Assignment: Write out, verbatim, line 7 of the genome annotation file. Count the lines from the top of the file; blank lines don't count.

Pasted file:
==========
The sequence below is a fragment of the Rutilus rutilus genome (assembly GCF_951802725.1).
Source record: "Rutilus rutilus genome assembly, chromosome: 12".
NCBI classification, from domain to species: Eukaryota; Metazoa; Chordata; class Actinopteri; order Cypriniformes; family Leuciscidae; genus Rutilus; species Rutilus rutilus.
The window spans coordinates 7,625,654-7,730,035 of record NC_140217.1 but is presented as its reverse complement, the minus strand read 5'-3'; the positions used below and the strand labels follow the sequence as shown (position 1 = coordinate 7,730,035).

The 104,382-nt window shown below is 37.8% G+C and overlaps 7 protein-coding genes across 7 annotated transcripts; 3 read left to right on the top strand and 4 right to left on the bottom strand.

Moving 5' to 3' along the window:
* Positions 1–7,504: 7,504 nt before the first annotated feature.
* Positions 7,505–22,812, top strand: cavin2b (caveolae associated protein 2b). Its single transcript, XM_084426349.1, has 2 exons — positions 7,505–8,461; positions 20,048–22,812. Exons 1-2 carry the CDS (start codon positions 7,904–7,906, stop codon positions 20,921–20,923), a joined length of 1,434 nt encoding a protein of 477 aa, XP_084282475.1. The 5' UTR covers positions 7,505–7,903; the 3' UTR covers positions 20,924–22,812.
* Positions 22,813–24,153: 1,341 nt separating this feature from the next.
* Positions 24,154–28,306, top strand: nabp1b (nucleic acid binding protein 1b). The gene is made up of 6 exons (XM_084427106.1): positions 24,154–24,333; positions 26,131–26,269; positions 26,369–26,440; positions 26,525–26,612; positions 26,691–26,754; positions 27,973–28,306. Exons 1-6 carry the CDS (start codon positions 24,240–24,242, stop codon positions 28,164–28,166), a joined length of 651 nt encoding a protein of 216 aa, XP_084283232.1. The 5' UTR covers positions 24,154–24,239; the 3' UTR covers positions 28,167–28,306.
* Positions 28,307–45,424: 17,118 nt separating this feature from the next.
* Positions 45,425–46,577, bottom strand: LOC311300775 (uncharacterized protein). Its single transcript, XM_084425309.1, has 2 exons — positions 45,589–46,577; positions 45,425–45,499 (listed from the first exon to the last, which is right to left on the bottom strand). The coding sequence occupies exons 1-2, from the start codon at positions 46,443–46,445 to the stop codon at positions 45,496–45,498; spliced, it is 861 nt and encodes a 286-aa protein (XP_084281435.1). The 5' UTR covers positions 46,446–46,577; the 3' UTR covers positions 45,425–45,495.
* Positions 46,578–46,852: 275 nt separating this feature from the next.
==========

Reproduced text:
* Positions 1–7,504: 7,504 nt before the first annotated feature.